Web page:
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“Garçon!” How to (Politely) Complain in French Restaurants Posted by on Apr 16, 2011 in Vocabulary

Quoi qu’il arrive (whatever happens), try at all costs not to antagonize the French chef!

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How to (Politely) Complain in French Restaurants—Or Congratulate the Chef

Although the stereotypical image of the viciously rude French waiter is no doubt often exaggerated around the world, here at The French Blog we want to make sure you are equipped with all what it takes to face n’importe quelle situation (any situation) at a French restaurant.

Here are quelques exemples (a few examples) of phrases you may want to use, depending on the nature of the situation that arises (and, of course, if you have a request for a specific phrase or question, you can post it as a comment below!):


* “Je m’excuse, mais nous avons réservé une table pour deux personnes, et non quatre”
(“I am sorry, but we reserved a table for two people, not four.”)

* “Si, si, je vous l’assure, nous avons pris une réservation cet après-midi” (“Yes, I assure you, we have made a reservation this afternoon.”)

* “Pouvons-nous nous asseoir plutôt là-bas?” (“Can we not sit instead over there?”)

* “Nous préférons ne pas nous asseoir trop près de la porte” (“We’d rather not sit too close to the door”)

* “Nous aimerions nous asseoir devant la fenêtre s’il vous plaît (“We’d like to sit by the window, please”)

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http://www.youtube.com/watch?v=BXsG4AwNXo4

You may have very little to complain about in this traditional French cooking restaurant!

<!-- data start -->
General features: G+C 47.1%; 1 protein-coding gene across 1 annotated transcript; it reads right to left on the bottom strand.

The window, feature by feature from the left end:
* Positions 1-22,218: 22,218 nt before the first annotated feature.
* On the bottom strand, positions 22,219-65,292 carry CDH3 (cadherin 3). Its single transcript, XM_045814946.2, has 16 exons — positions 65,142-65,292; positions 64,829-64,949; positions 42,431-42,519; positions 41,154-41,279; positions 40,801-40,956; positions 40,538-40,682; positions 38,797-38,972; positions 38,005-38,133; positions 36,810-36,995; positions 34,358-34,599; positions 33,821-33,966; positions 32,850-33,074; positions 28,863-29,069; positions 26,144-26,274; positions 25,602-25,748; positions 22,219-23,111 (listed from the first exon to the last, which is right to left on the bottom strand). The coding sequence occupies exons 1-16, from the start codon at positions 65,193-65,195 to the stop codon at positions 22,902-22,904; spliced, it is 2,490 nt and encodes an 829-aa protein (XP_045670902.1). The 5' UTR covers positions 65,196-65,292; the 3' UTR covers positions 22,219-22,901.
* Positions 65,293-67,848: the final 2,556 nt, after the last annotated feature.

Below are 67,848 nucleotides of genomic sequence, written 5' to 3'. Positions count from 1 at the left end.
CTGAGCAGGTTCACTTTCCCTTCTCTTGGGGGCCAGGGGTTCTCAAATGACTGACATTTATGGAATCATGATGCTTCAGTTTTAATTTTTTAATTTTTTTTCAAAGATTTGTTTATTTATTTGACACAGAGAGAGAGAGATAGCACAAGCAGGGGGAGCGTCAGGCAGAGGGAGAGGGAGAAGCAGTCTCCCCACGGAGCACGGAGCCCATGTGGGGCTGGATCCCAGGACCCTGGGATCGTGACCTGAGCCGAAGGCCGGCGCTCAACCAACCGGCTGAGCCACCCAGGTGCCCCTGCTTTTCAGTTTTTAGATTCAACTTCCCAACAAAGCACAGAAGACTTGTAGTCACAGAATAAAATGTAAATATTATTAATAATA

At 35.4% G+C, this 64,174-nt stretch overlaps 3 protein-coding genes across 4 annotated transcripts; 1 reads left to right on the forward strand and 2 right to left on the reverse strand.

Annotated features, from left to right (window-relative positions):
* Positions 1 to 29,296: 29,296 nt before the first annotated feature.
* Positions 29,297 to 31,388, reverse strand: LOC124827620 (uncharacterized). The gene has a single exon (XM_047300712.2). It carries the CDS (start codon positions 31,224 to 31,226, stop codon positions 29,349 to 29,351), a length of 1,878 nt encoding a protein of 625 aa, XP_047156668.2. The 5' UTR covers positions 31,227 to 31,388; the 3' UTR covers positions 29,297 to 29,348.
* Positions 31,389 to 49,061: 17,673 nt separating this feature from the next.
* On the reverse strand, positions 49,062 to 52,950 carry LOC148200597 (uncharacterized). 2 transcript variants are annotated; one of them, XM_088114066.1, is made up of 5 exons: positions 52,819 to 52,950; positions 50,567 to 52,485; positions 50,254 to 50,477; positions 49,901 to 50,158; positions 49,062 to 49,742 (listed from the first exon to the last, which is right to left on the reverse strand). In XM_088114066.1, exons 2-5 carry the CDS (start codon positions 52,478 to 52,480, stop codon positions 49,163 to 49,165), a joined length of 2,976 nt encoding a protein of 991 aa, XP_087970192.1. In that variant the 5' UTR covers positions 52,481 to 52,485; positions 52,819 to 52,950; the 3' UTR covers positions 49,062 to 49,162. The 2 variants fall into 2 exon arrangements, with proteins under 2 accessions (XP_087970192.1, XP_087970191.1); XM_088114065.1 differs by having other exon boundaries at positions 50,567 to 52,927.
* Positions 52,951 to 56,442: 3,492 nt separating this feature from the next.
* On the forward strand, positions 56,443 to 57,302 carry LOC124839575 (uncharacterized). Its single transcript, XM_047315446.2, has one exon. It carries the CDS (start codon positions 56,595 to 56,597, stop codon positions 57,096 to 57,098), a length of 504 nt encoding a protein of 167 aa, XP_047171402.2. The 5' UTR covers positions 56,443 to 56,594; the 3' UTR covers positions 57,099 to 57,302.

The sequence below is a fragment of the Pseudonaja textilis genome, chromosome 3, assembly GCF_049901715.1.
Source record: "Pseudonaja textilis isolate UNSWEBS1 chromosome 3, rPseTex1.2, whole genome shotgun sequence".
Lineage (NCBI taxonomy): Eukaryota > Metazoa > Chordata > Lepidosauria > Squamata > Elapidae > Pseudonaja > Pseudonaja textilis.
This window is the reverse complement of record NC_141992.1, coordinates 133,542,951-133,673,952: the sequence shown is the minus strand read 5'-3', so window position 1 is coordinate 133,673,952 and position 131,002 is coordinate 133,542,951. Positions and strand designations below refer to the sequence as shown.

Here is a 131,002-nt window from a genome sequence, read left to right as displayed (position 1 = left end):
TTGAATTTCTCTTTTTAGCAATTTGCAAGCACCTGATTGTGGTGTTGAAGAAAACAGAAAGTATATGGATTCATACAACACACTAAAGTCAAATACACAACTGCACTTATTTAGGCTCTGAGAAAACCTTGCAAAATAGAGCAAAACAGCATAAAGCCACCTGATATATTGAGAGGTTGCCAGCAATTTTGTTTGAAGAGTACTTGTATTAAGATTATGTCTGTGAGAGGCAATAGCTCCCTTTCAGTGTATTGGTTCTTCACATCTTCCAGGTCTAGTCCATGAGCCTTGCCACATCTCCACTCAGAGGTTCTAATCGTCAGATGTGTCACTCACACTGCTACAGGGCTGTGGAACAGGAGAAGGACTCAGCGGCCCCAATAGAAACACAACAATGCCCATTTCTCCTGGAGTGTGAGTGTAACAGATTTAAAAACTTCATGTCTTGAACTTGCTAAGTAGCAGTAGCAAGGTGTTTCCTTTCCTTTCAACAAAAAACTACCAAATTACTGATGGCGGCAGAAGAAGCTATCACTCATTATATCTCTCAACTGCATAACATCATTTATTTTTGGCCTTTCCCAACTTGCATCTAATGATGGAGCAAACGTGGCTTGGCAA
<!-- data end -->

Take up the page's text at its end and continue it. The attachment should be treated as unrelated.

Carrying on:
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If you have some special food requirements, you can say:

* “Je ne peux pas manger ce qui contient…” (“I cannot eat what contains…”)

  • Je ne peux pas manger ce qui contient de la viande” (“I cannot eat what contains meat.”)
  • Je ne peux pas manger ce qui contient du porc” (“I cannot eat what contains porc.”)

“Qu’avez-vous à proposer aux végétariens?” (“What do you have to suggest to vegetarians?”)

* “Avez-vous des boissons pour les personnes diabétiques?” (“Do you have drinks for diabetic people?”)

Or if you have an allergy, say to nuts, you can say: “Je suis allergique aux noix” (“I’m allergic to nuts.”)

If you have des enfants (children) with you, you can ask:

* “Avez-vous des bancs pour enfants?” (“Do you have seats for children?”)

* “Est-ce que vous avez des portions pour enfants?” (“Do you have children’s portions?”)

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http://www.youtube.com/watch?v=UoFV1cO59J0

Reinventing French cuisine with “Christine”: Marvelous, unpretentious, discreet

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If the garçon brings you the wrong dish, don’t panic! You can just say:

* “Ah désolé, ce n’est pas ce que j’ai commandé” (“Ah sorry, that’s not what I ordered.”) “J’ai commandé” (“I ordered…”)

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Other general remarks about the food can be:

  • “C’est trop dur(“It’s too tough.”)
  • “Ce n’est pas assez cuit (“It is underdone.”)
  • “C’est trop cuit” (“It is overdone.”)
  • C’est trop chaud” (“It’s too hot.”)